ABC Preaches the 'Gospel of Polyamory' and the Saving Power of Threesomes

 

Moving past gay marriage, ABC News on Monday pushed the "gospel" of polyamory, having multiple romantic and sexual partners in an open relationship. Co-anchor Dan Harris hyped, "More couples opting to become triples or fourples. Live-in lovers spicing up the marital bed, even helping raise the children." [See video below. MP3 audio here.]

Harris opened the segment by lecturing, "Just for a minute, let's do a thought experiment. Let's set aside all of the emotion and consider whether the evangelists for open marriage might have a point." Reporter Nick Watt profiled Michael, Kamela and Rachel, a threesome "couple" that has sex with numerous people, all while raising a child. Watt described, "They're spreading the gospel of polyamory, hoping to speed up societal acceptance of this kind of set-up."

Watt could only manage the most meager criticism of polyamory. Talking to sexual psychologist Karen Stewart, he offered, "Watching your spouse having sex with somebody else is not really my bag, I've got to say."

Talking to the three sex partners, he admitted, "If my wife saw my face light up when I looked at another woman, she'd be pissed."

But mostly he offered little in the way of an opposing position. The psychologist Stewart mildly agreed that seeing her spouse have sex with other people didn't sound appealing.

This isn't the first time ABC has promoted polyamory. On January 4, 2012 Good Morning America touted the sex games of a "modern" family who date within their "species."

A partial transcript of the November 25 Nightline segment is below:


12:35

DAN HARRIS Is this the end of marriage as we know it? More couples opting to become triples or fourples. Live in lovers spicing up the marital bed, even helping raise the children. Could your marriage survive this?

...

12:52

HARRIS: Just for a minute, let's do a thought experiment. Let's set aside all of the emotion and consider whether the evangelists for open marriage might have a point. Most marriages in America do end in divorce so maybe adding other lovers to the mix could improve the odds. To test this extremely controversial theory, we went into the home of what is known as a polyamorous family.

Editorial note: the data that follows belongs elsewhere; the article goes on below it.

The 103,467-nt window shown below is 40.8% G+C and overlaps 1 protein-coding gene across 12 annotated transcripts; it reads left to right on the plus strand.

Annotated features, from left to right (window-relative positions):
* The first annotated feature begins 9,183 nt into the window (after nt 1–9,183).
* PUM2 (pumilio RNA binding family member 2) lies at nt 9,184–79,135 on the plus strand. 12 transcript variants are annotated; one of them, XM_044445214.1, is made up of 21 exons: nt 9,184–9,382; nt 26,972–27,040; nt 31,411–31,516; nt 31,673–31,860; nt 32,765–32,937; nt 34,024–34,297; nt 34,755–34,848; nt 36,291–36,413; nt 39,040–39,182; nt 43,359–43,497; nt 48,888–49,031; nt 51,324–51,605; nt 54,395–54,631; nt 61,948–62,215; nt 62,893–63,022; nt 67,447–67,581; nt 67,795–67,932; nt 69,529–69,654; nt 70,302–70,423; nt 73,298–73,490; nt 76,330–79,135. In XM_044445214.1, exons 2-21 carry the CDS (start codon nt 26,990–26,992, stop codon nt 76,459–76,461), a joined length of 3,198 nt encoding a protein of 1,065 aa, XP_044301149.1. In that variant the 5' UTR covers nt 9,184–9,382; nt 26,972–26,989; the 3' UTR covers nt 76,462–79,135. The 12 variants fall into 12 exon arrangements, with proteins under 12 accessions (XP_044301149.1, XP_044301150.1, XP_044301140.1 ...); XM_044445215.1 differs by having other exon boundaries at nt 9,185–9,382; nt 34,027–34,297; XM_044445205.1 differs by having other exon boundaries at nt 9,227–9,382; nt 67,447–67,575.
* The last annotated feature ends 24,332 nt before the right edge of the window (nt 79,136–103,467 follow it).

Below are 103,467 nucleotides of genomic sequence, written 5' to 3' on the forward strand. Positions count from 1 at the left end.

NICK WATT: Yep. There are three in that bed and the little one says --

MICHAEL: Are you happy you came over? 'Cause we just wanted to see you more.

WATT: Michael is married to that woman.

KAMELA DEVI: When you called me and you're like we're in Jamaica and I was like oh, I miss you guys.

WATT: They have been happily married for 12 years but Michael went away on vacation, ten day Caribbean cruise, with the other lady on the left. Twenty-seven-year-old Rachel, his live in girlfriend. This loving trio are what's called polyamorous.

...

WATT: If my wife saw my face light up when I looked at another woman, she'd be pissed.

DEVI: She's probably threatened that you'd leave her for that other woman and if you're monogamous, that's your only option, right?

WATT: Crazy Californians, I hear you mutter. Maybe not. This kind of relationship is becoming increasingly common.

KAREN STEWART (psychologist specializing in sex therapy): The divorce rate in the united states is over 50%. People are not as faithful.

WATT: Really?

STEWART: Absolutely. Because the world has become a much smaller space. We can seek out connections. There is dating sites on every street corner. You can go anywhere to meet somebody new.

WATT: More open relationships might be a modern way to make it work.

...

WATT: Is this in our future? Societal acceptance of something other than monogamy?

STEWART: Polyamory is not about being swingers. It's about creating love and lasting relationships.

WATT: Taking aside the whole robes and lotions kind of, you know, side of things, I mean, everyday life?

DEVI: We share life together. I've got a son. It takes a village to raise a child and it feels really good to have that kind of support.

...

STEWART: When he goes to school in ten years, when he brings dates home, this is probably going to be a little complicated for him and I'm not sure if the parents are thinking down the road about that.

WATT: Watching your spouse having sex with somebody else is not really my bag, I've got to say.

...

WATT: They're spreading the gospel of polyamory, hoping to speed up societal acceptance of this kind of set-up.

DEVI: I really think that society in ten years is going to be, like, this is a new paradigm.

Scott Whitlock
Scott Whitlock
Scott Whitlock is the senior news analyst for the Media Research Center and a contributing editor for NewsBusters.org